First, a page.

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MNI: March Fed Meeting Seen Live For Liftoff, Ex-Officials Say

MNI (Washington)

FOMC creates option for March hike with talk of accelerating taper of asset purchases.

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Faster tapering of asset purchases next month is all but a done deal, leaving the Federal Reserve with an option to lift interest rates from near zero as soon as March to calm frothy inflation, former officials said in interviews.

Consumer prices and the job market have strengthened further in the weeks since the Fed announced a plan to begin shrinking its USD120 billion a month of QE. That has prompted a rash of hints from top officials the FOMC will quicken its monthly taper pace from the current USD15 billion later this month. The change would likely take effect starting mid-January, the former officials said.

"If they double the pace starting mid-January, they will be finished mid-March. That means that they could, in principle, tighten as early as the March FOMC meeting. Not that they would necessarily lift-off then, just that they would have created the option of doing so. This seems like the most likely way they will go given Chairman Powell’s comments," former New York Fed President Bill Dudley told MNI.

To continue adding stimulus as inflation surges is a "startling stance for monetary policy," said former Richmond Fed President Jeff Lacker. Quickening the taper signals a shift of focus to when to initiate rate increases, he said.

Some FOMC participants had argued against more rapid tapering as a means of holding off the first rate increase, but inflation surprised everyone last month by topping market expectations and a setting a three-decade record.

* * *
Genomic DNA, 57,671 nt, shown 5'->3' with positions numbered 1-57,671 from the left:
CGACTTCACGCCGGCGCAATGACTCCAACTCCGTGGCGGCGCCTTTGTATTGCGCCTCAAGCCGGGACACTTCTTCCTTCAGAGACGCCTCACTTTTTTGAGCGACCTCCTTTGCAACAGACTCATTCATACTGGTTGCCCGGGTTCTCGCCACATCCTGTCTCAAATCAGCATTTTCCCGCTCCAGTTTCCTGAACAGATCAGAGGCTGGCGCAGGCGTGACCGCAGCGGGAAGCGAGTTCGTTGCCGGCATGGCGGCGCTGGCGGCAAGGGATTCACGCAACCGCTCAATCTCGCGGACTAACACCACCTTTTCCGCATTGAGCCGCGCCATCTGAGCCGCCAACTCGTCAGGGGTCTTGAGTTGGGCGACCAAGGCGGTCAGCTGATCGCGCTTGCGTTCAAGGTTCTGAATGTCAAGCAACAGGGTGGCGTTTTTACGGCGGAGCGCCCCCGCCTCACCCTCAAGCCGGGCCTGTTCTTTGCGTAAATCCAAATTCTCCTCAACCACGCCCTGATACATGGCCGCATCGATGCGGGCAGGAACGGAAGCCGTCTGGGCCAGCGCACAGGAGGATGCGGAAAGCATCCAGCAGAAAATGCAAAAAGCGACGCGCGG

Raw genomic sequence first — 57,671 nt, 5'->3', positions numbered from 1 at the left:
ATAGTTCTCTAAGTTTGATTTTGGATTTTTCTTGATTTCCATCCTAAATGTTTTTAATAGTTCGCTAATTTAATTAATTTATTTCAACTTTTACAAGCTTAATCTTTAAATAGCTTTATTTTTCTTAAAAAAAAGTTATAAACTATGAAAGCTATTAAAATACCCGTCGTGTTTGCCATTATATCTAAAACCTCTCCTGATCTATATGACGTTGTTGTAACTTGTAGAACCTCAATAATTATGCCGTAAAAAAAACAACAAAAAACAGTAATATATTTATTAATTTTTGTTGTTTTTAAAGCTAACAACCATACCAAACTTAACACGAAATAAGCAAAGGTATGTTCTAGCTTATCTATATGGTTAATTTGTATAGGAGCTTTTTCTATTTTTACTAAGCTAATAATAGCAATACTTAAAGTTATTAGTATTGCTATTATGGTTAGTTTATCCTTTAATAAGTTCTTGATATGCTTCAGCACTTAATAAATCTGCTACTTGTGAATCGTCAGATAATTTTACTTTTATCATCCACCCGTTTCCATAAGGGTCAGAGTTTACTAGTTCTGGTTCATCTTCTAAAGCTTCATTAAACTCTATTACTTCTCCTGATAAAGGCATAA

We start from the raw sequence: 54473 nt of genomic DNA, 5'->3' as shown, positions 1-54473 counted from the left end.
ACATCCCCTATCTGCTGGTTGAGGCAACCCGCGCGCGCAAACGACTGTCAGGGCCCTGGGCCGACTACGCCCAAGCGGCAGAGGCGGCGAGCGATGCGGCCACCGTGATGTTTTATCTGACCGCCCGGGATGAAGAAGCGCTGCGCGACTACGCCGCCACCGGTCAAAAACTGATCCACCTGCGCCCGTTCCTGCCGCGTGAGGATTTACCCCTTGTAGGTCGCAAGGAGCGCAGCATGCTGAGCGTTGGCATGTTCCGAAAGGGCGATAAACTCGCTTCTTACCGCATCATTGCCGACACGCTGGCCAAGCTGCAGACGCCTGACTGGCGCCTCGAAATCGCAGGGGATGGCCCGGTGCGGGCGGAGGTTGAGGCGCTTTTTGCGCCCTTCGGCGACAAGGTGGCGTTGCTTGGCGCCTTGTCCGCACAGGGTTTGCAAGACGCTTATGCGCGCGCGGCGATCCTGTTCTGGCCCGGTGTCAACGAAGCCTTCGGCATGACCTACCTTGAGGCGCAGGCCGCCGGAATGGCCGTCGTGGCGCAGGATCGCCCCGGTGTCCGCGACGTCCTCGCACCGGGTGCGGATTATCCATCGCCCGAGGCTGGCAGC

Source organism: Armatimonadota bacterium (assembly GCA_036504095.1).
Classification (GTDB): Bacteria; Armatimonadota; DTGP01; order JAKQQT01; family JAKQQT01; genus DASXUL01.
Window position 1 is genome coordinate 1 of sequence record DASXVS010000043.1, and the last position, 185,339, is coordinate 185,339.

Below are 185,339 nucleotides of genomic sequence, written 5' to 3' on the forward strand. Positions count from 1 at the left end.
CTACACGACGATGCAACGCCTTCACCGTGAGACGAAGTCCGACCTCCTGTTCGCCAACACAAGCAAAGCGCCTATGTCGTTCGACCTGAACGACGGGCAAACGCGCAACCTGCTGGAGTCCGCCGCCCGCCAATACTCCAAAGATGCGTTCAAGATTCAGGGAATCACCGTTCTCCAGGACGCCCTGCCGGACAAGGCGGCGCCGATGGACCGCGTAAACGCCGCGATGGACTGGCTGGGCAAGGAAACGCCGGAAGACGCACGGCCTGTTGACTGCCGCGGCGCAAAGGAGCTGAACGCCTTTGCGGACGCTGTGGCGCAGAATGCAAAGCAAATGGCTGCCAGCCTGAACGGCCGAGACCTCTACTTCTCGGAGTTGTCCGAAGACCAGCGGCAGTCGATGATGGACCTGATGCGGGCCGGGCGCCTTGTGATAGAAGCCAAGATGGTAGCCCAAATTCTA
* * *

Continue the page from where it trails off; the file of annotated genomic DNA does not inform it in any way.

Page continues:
The main rationale for the glacial approach to the initiation of tapering was the risk of a tantrum, but "that risk was always overblown, in my view," Lacker added. "The fact that the initiation of the tapering went without a hiccup means that there is little risk of adverse market blowback from speeding up the pace."

Winding up asset purchases by March would give the Fed an opportunity to hike rates at that time, or leave officials plenty of room to telegraph liftoff by the May or June meetings, said Ellen Meade, former special adviser to Fed Vice Chair Richard Clarida. That could be the first of two or more rate hikes next year.

"March is live but it's uncomfortable," said Meade, who departed the Fed Board in August. "They would be positioned to do it but it seems like they do want to see data for the first couple months of the year."

A second option for the Fed, aside from doubling its taper pace, is to speed up less aggressively and end purchases in April, Roberto Perli, a former Fed official now at Cornerstone Macro, told MNI.

"The latter would probably be less risky from a Treasury market perspective, while the former would send a stronger signal that we are out of the woods, so to speak."